His serious and soft-spoken aspect lends to the gravitas he naturally wields. The Chief hails from San Pablo City, Laguna which is proving to be a hotbed of great additions to the Court. The eminent Justice Arturo D. Brion, Ret. is also a proud San Pablo native.

Other young lions. We’ve written about the explosion of talent in women’s tennis. Of late, focus has been on homegrown Alexandra Eala and her prodigious development on the world junior circuit. The 15-year-old “phenom” debuted last month in her first “big school” WTA singles match at the Miami Open. She gave a gritty account of herself in a failed, first round effort against world No. 104 Viktoria Kuzmova, age 22. Just this week, at the W60 ITF tourney in Switzerland, with her world rank No. 715 newly minted, Eala proceeded to toy with much older opponents. No. 323 ranked Frenchwoman Margot Yerolymus, age 23, fell to her in the first round and in the second, 32-year-old Laura-Ioana Paar of Romania, world no. 206. Yesterday, she lost in three sets to 20-year-old hometown favorite Simona Waltert, world no. 284.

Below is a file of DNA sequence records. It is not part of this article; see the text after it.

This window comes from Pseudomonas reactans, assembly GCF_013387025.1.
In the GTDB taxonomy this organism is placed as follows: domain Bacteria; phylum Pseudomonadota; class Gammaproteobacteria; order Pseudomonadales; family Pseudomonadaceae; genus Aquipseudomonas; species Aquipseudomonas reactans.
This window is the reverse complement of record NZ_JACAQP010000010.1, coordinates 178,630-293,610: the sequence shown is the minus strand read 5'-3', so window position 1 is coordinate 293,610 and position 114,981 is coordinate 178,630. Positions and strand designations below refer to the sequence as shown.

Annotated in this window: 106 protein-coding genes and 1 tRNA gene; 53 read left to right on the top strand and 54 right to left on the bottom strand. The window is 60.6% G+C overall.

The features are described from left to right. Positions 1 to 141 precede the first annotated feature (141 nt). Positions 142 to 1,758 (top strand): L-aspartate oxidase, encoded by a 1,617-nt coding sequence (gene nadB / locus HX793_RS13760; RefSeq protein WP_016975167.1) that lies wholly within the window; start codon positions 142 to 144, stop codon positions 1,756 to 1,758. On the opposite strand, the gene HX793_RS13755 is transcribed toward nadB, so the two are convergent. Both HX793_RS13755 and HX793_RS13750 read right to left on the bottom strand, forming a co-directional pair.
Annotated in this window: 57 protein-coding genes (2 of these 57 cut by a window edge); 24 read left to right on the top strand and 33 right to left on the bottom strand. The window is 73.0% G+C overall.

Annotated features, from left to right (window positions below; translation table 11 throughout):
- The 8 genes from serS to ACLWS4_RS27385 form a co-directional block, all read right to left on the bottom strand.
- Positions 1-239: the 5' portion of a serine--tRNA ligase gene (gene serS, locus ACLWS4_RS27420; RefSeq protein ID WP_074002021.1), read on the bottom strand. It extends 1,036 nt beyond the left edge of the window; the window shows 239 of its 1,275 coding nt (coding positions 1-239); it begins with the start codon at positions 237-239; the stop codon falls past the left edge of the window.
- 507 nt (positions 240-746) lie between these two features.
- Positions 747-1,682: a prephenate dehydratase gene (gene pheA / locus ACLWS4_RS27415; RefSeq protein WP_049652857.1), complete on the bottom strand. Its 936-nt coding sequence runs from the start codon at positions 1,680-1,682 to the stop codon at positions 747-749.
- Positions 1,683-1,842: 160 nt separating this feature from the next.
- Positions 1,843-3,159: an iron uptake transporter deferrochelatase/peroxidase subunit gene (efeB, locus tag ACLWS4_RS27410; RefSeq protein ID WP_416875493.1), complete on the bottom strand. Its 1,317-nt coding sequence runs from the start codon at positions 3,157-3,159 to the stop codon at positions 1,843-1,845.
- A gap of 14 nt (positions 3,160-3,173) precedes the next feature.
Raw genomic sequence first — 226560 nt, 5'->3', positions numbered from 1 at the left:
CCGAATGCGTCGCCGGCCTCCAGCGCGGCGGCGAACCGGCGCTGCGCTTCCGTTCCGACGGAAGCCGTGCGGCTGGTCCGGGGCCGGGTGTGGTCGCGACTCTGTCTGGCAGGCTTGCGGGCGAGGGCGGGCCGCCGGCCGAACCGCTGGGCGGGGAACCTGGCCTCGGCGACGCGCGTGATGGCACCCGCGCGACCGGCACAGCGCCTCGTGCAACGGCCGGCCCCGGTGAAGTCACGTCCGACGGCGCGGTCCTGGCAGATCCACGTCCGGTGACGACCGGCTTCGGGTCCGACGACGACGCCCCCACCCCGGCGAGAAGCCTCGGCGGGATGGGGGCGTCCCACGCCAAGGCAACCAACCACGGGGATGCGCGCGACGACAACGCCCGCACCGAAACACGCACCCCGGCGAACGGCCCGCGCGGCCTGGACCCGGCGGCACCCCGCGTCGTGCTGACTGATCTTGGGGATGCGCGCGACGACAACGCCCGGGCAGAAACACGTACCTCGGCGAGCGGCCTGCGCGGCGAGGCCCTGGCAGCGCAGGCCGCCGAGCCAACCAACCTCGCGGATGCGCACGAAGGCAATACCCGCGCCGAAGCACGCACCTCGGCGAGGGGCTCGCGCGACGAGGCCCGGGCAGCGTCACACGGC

We also celebrate the accomplishments of other exceptional players who represent different nations but are as Filipino as Eat Bulaga. 18-year-old Filipina-Ecuadorian Leylah Fernandez plays for Canada. Last month, she won her 1st title on the WTA at the Monterrey Open in Mexico. She is ranked 72nd in the world. Lizette Cabrera is aged 23. She is full blooded Filipina but an Australian citizen. She plays on the Australian national team alongside World No. 1 Ashleigh Barty. Cabrera is ranked world no.148.

El rompe redes. Paulino Alcantara, the “net breaker,” is suitably the first football player inducted into the Philippine Sports Hall of Fame. He is in this year’s incoming batch together with living legend Robert “Sonny” Jaworksi. Alcantara represented the Philippines in the Far Eastern Championship Games in Tokyo in 1917, leading his team to a 15-2 thrashing of powerhouse Japan.

Alcantara may be unheralded here but in Spain he is revered. He even coached the Spanish national team. He was a star for FC Barcelona, one of the top five football clubs in the world, where his exploits are surpassed only by the great Lionel Messi in the record books and in the hearts and minds of Camp Nou. The FC Barcelona organization, as well as the Spanish La Liga, have sent their statements applauding the enshrinement of Alcantara in the Hall.

He is the breakthrough first Asian player to ever play in Europe. No less than FIFA named him Asia’s greatest football player in history in 2007.

Alcantara, born in Iloilo, was the son of a Spanish military officer and an Ilongga. He studied medicine here (UP, UST or University of Manila) and completed his degree, in between playing stints, at Barcelona University. At the 1920 Olympics, he begged off from the Spanish National Team due to scheduling conflicts with his final medical exams.